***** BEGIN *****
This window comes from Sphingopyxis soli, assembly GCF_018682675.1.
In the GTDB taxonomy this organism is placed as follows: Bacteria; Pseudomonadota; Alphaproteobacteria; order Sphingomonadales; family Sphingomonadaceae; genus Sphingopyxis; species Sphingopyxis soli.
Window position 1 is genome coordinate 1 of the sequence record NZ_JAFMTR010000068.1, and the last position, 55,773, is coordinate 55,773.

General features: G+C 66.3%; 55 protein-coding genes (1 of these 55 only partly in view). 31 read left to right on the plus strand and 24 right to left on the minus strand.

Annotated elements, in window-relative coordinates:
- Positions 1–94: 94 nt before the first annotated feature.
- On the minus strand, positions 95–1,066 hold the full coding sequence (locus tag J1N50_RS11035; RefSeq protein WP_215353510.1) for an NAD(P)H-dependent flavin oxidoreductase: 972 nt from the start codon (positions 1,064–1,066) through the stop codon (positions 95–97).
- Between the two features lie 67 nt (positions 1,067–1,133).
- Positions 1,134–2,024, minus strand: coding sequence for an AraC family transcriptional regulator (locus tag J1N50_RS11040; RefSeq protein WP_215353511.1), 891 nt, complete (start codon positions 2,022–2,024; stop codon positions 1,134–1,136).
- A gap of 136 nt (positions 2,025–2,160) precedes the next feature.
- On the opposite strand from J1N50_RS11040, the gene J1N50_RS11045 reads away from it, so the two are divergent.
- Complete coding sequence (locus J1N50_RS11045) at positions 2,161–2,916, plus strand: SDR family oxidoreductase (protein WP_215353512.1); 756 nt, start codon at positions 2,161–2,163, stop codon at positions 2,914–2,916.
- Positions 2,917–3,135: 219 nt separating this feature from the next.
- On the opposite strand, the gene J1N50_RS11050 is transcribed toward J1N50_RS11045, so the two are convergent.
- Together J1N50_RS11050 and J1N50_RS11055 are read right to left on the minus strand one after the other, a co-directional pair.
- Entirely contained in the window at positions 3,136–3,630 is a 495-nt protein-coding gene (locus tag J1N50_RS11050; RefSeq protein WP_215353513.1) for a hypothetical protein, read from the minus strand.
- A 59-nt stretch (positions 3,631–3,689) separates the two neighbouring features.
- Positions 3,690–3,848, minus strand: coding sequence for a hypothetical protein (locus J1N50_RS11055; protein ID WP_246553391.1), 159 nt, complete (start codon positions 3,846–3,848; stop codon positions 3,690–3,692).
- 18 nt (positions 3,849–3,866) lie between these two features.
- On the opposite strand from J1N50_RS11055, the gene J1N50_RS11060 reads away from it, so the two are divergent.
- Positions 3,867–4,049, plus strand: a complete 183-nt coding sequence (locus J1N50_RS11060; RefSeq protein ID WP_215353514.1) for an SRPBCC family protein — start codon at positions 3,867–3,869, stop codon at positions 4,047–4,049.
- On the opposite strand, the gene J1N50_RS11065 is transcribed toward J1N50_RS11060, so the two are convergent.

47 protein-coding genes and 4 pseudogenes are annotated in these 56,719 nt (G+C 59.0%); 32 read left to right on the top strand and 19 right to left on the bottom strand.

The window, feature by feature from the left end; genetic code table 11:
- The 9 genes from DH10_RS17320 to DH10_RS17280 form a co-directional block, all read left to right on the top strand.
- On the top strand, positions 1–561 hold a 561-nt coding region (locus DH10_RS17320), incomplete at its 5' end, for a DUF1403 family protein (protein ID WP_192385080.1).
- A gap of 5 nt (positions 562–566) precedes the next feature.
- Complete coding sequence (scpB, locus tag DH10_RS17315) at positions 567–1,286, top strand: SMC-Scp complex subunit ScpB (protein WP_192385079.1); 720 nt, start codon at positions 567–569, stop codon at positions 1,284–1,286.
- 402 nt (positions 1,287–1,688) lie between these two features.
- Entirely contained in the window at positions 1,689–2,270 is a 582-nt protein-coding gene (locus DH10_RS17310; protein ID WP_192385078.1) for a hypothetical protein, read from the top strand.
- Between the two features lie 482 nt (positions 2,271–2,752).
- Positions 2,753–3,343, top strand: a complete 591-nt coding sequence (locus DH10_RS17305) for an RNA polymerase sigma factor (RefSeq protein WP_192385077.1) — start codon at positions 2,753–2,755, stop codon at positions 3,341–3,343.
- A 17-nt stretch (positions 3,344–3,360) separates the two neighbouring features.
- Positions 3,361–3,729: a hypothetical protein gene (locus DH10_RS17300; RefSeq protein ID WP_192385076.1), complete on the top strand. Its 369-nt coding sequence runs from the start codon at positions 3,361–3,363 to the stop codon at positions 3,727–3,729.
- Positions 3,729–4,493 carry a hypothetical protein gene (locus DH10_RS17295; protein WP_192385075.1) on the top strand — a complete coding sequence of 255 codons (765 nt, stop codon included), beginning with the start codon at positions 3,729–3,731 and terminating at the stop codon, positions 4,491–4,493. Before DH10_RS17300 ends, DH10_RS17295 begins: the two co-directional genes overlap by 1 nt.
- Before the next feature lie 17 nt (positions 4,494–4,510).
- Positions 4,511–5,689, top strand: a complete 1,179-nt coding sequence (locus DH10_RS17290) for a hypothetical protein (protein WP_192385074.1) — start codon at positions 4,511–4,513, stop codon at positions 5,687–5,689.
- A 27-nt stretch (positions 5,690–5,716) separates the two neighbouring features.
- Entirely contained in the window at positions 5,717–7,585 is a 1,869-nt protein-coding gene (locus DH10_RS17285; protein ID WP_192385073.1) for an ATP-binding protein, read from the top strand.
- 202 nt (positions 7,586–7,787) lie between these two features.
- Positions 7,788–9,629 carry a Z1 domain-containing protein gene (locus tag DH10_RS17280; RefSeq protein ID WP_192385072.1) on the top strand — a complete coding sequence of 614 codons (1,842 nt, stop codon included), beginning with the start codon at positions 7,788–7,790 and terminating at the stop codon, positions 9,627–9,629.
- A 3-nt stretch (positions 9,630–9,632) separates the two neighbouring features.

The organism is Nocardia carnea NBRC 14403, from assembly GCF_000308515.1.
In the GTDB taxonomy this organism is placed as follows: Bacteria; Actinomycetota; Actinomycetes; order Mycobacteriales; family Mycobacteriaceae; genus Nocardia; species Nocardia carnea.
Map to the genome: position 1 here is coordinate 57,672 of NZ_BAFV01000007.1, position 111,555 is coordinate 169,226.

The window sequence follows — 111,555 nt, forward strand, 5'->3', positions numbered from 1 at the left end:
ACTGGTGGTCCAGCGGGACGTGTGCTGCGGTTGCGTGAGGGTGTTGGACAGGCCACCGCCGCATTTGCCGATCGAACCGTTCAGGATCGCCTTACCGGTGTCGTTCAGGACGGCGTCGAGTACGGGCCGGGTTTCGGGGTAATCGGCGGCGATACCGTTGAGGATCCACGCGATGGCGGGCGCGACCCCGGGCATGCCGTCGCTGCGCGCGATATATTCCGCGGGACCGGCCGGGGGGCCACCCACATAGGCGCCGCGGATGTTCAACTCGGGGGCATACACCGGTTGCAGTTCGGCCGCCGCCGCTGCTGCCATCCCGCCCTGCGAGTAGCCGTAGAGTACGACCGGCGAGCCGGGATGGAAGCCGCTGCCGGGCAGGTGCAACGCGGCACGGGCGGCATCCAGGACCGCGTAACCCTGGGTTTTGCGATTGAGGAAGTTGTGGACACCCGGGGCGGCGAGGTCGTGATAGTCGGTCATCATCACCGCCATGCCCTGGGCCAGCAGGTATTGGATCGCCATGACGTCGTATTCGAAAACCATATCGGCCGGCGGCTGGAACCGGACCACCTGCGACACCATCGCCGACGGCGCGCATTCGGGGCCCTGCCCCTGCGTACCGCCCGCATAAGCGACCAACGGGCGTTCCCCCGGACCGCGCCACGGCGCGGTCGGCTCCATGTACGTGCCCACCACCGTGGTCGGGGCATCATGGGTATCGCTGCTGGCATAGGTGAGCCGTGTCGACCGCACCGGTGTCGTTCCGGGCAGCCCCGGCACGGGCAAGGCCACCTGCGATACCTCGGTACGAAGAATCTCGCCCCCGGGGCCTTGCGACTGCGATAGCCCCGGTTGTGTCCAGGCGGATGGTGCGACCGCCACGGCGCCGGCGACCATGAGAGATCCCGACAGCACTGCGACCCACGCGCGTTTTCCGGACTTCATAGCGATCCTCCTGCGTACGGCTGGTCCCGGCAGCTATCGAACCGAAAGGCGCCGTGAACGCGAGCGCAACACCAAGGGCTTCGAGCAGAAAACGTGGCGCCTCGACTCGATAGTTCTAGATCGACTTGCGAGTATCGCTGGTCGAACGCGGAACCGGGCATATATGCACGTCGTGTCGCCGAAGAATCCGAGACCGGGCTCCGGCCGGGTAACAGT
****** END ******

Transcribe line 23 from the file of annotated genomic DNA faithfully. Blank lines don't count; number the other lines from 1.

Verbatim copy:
47 protein-coding genes and 4 pseudogenes are annotated in these 56,719 nt (G+C 59.0%); 32 read left to right on the top strand and 19 right to left on the bottom strand.